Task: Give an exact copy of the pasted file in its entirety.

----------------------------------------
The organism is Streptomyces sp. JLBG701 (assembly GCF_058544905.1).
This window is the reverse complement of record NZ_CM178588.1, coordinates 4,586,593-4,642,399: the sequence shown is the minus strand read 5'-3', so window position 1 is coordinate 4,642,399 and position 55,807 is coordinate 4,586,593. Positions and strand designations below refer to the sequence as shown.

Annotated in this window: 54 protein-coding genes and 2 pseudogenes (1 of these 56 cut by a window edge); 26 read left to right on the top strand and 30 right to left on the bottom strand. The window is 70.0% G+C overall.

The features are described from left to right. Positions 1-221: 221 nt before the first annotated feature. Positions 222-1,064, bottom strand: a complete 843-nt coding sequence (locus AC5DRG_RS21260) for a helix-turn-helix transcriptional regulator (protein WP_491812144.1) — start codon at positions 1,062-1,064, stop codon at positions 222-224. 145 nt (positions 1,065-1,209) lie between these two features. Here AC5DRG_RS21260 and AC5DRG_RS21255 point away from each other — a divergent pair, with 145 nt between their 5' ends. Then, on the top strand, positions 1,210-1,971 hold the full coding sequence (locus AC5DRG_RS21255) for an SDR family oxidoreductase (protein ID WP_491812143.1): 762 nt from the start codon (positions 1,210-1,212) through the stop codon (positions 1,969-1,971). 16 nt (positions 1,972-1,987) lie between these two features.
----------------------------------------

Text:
The organism is Streptomyces sp. JLBG701 (assembly GCF_058544905.1).
This window is the reverse complement of record NZ_CM178588.1, coordinates 4,586,593-4,642,399: the sequence shown is the minus strand read 5'-3', so window position 1 is coordinate 4,642,399 and position 55,807 is coordinate 4,586,593. Positions and strand designations below refer to the sequence as shown.

Annotated in this window: 54 protein-coding genes and 2 pseudogenes (1 of these 56 cut by a window edge); 26 read left to right on the top strand and 30 right to left on the bottom strand. The window is 70.0% G+C overall.

The features are described from left to right. Positions 1-221: 221 nt before the first annotated feature. Positions 222-1,064, bottom strand: a complete 843-nt coding sequence (locus AC5DRG_RS21260) for a helix-turn-helix transcriptional regulator (protein WP_491812144.1) — start codon at positions 1,062-1,064, stop codon at positions 222-224. 145 nt (positions 1,065-1,209) lie between these two features. Here AC5DRG_RS21260 and AC5DRG_RS21255 point away from each other — a divergent pair, with 145 nt between their 5' ends. Then, on the top strand, positions 1,210-1,971 hold the full coding sequence (locus AC5DRG_RS21255) for an SDR family oxidoreductase (protein ID WP_491812143.1): 762 nt from the start codon (positions 1,210-1,212) through the stop codon (positions 1,969-1,971). 16 nt (positions 1,972-1,987) lie between these two features.